Ode on a turkey sandwich
March 14, 2010
It all began innocently enough. About this time last year my BFF, first cousin and a publishing force to be reckoned with, Ashleigh, was speaking to a small group of very smart women about using social media in her recent job search. She had butterflies and asked me to meet her for a quick bite before we made our way to the Wychwood Barns. “How about Hank’s?” she asked as it was close to her office and mine. I agreed and showed up at half past five, a little soggy from the rain and a lot hungry. I ordered a turkey sandwich. And that’s how it all began.
There are a few things in the world of which I like to consider myself a connoisseur. Among them: chocolate chip cookies, red wine in a box, turkey sandwiches. Turkey sandwiches are my thing, you see. I like them toasted, roasted, with bacon as a Club, on brown, on white, on rye, thick sliced, thin sliced, from the deli counter or a fancy schmancy lunch spot like Hank’s. Taking my first bite of that turkey sandwich on that soggy Tuesday late afternoon was like transcending my love of the turkey sandwich to another level. The bread was fresh, the turkey so moist, and the picillo peppers bejeweling the mayo gave it an unexpected bite.
I polished off my sandwich. We met Gillian and away we went. (Ashleigh did fine by the way, more than fine actually, and those butterflies were all for not.) Days later I was still thinking about that sandwich. I began making them at home, obsessively, hoping to recreate the flavours Jamie Kennedy created at Hank’s. I used bread from Future, bread from St. Andrew’s Market, bread I made in my own kitchen with my own two hands. I roasted turkey, I bought thick sliced turkey, shaved turkey even considered raising my own turkey. I came close, quite a few times, but nothing cut it. I found myself walking through rain, searing heat, sleet and snow (okay, if you know me even a little bit you’ll know the snow part isn’t true) to spend my lunch hour nestled in a corner at Hank’s with that perfect, perfect sandwich.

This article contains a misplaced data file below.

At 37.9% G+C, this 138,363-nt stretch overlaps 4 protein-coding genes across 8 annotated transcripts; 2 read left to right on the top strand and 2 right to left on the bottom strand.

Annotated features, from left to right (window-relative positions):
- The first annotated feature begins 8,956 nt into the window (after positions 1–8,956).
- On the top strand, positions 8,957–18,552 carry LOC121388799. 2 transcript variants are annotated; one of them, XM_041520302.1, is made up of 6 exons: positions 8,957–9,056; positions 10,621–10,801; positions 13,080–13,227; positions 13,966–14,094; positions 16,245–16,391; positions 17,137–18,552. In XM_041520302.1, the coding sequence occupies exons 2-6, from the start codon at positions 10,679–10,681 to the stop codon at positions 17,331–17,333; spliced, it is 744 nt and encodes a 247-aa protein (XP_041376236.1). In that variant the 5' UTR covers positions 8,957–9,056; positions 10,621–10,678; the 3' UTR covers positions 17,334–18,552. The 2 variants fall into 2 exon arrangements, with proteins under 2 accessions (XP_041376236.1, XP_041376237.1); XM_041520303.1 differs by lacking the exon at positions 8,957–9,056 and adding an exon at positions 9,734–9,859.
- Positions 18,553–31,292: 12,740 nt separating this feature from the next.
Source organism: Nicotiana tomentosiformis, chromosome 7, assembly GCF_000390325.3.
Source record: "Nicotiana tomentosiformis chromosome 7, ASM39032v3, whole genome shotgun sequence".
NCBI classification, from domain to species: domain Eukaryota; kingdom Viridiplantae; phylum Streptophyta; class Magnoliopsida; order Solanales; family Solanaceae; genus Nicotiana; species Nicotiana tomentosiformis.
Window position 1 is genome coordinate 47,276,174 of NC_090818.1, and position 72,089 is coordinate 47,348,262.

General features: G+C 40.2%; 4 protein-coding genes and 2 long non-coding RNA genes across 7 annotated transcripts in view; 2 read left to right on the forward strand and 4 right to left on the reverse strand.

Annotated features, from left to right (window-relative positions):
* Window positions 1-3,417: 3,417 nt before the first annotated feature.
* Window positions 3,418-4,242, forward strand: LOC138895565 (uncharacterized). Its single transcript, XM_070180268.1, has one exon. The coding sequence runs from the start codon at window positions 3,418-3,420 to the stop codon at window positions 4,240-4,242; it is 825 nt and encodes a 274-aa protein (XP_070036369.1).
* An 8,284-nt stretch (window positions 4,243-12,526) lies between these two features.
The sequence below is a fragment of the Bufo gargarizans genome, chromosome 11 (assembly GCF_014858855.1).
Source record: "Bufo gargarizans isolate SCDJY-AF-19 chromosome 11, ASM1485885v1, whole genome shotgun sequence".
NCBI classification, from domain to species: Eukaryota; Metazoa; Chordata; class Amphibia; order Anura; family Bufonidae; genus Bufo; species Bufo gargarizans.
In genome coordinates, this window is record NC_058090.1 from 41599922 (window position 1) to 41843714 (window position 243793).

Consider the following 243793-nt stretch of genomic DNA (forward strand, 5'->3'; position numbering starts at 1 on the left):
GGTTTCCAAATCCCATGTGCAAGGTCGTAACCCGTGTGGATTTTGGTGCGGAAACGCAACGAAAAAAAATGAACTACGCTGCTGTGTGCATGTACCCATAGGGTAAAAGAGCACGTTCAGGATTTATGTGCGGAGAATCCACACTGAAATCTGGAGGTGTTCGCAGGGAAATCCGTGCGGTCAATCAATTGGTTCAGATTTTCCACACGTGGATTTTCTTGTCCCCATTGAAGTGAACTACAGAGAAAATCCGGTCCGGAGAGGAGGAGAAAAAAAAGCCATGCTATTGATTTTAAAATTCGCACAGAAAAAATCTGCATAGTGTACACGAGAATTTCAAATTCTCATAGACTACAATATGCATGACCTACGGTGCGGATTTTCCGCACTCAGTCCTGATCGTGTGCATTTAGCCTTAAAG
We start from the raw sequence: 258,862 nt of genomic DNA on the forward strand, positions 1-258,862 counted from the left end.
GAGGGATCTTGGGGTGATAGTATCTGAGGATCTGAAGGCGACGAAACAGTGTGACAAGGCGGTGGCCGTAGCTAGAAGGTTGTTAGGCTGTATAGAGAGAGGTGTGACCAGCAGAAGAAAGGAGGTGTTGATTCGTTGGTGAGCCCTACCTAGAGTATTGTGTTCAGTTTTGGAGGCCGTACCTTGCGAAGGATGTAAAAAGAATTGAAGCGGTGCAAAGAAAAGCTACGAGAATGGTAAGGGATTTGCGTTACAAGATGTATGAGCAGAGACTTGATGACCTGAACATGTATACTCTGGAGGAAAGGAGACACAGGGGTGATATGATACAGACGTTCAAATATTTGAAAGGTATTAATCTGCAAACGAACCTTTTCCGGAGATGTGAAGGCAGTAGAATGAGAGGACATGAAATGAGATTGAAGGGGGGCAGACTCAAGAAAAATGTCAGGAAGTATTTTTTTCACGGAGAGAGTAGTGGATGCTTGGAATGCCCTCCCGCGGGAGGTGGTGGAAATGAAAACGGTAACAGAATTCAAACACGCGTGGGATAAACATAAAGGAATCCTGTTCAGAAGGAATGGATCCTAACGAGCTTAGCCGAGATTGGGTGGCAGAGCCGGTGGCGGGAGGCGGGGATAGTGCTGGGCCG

And then I began to Watch my Weight and sandwiches are generally frowned upon. And then it was winter and I am a hermit and the last thing I want to do in January is walk 12 minutes for a sandwich, even if it is heavenly. But before we knew it it was March again. And I’ve been making my way over the Market every so often to pick up this and that. Last Tuesday I thought I’d treat myself to one of those turkey sandwiches.
I considered turning around, going back to the office, picking up a wrap at the juice bar in our mezzanine. But I didn’t, it must have been the shock at the realization I would never, ever have that perfect sandwich again. No, I didn’t leave, I ordered the roast capon.
Back at my desk I unwrapped the sandwich. Traces of my former favorite sandwich were squished in between the two pieces of limp bread. The lettuce, the shredded aged cheddar, the piccilo peppers. The capon? It was fine. But it wasn’t turkey. I regretted splurging a whole nine bucks on this lack-luster sandwich and hoped that the red velvet cupcakes I had also picked up were better than this (they were). But a cupcake is not a turkey sandwich. and it’s certainly not the turkey sandwich (or sandwish as I accidentally typed).
Mr. Kennedy, I know times are tough… I’ll pay you good money for just one last turkey sandwich if you’re willing.
Almost Hank’s Turkey Sandwich But Not Quite Yet Good Enough
Two slices of good, delicious bread (I like No-Knead Bread)
Mayo (full fat, none of this diet stuff)
Fat slices of gorgeous tomato
Soft leaves of Boston lettuce
Half a good roasted red pepper, minced
Your favorite cheese – sliced, crumbled or shredded (I like aged cheddar)
Non-slimy turkey, sliced thick or thin, to your preference, from the deli or your oven
Salt and fresh ground black pepper
1. Mince the roasted red pepper and mix it in a small bowl with a tablespoon or so of mayo.
2. Spread the mayo mixture on one slice of bread and pile on ingredients, starting with the lettuce and ending with the tomato slices. Sprinkle with salt and pepper, to taste. Slap on the other slice of bread.